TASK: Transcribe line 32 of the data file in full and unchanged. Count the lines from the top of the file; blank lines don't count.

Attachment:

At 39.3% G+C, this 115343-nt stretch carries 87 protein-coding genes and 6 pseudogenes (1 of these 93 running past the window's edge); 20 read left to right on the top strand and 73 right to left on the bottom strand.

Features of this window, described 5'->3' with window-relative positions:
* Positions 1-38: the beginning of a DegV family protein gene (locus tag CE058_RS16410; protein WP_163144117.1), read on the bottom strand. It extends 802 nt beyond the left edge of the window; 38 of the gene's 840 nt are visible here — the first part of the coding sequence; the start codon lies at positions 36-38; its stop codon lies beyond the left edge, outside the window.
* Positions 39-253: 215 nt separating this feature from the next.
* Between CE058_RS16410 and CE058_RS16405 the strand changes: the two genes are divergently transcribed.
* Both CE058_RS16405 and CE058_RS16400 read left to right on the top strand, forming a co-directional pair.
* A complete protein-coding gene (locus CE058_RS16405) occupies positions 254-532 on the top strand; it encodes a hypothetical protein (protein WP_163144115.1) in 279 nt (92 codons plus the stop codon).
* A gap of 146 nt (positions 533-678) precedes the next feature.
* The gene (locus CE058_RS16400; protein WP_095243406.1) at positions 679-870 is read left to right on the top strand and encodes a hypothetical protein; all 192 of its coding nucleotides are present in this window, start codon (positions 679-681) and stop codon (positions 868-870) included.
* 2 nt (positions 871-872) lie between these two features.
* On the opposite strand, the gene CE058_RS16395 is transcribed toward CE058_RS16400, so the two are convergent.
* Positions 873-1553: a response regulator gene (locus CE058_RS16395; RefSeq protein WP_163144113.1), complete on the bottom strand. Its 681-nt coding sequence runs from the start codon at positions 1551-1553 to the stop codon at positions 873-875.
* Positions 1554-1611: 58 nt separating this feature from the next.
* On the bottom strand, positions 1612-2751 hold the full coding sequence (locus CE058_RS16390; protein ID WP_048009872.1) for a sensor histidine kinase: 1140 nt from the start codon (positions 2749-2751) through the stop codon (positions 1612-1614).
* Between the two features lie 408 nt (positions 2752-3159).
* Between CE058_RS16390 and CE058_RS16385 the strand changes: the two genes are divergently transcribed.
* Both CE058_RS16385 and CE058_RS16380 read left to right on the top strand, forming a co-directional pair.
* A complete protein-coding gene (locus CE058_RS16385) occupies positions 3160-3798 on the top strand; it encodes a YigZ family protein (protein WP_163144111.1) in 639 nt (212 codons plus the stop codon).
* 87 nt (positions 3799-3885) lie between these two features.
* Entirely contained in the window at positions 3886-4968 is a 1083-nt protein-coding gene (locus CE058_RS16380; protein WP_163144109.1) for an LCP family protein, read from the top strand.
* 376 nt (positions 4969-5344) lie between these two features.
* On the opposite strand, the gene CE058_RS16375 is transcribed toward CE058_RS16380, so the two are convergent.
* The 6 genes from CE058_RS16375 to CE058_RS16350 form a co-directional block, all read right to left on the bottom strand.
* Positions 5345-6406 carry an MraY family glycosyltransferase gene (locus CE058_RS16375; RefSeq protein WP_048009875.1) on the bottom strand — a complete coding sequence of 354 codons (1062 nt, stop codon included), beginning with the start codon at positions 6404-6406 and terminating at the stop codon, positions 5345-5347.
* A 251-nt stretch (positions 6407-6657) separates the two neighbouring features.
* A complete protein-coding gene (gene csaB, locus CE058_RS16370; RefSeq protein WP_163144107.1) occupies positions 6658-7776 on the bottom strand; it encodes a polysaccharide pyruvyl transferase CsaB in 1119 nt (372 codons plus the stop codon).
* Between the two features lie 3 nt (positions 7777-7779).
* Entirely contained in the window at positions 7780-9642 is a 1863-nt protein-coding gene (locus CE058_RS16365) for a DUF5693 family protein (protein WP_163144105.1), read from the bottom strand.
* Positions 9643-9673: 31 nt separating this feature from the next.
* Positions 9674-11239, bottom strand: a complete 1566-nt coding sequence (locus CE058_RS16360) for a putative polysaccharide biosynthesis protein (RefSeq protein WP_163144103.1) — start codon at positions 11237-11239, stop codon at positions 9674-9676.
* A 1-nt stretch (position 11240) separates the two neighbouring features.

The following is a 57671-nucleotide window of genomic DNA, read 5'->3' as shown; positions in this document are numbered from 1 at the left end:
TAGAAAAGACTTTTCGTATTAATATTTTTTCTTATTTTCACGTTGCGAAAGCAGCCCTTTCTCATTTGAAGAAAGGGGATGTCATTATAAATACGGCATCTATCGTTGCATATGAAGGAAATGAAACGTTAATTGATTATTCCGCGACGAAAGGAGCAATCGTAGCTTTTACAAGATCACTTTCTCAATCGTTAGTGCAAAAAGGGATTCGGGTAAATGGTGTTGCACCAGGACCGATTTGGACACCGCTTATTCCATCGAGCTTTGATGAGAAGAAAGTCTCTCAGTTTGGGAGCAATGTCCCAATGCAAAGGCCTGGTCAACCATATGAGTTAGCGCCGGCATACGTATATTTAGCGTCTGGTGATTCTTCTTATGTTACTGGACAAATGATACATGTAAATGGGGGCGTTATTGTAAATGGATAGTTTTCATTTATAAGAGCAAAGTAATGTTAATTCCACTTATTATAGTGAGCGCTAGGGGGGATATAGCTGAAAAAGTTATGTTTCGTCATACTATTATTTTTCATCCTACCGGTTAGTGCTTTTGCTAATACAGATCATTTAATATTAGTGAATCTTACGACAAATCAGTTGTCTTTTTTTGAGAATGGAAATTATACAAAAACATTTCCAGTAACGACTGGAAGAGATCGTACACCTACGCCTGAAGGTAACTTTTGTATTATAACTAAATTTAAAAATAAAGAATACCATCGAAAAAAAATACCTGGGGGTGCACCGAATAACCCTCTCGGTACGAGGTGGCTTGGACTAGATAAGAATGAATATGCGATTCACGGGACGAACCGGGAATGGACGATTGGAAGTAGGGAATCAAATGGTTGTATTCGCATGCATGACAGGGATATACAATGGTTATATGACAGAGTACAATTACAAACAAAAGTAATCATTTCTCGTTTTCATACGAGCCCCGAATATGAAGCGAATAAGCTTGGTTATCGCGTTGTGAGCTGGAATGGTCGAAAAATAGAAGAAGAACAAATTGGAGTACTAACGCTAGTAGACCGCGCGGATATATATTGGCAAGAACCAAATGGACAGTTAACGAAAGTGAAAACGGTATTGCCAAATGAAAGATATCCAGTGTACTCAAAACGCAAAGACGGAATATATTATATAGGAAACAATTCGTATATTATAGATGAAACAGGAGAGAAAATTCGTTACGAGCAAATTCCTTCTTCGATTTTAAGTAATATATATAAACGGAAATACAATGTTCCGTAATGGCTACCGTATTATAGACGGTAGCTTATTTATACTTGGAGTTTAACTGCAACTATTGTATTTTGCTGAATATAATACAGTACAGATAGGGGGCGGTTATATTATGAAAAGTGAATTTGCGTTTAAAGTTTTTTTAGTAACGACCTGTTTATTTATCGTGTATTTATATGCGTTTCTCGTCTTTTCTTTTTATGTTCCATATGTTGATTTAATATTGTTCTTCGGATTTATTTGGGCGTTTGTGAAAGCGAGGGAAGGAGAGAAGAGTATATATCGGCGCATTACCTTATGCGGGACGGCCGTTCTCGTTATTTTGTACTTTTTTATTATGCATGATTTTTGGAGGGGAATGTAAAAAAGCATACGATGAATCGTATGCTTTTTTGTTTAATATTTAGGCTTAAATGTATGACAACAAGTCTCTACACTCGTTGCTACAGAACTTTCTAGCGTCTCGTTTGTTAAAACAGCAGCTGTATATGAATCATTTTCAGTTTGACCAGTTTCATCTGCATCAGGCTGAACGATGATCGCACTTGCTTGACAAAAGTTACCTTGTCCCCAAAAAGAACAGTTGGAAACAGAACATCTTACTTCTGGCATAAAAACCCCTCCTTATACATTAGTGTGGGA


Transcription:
The following is a 57671-nucleotide window of genomic DNA, read 5'->3' as shown; positions in this document are numbered from 1 at the left end: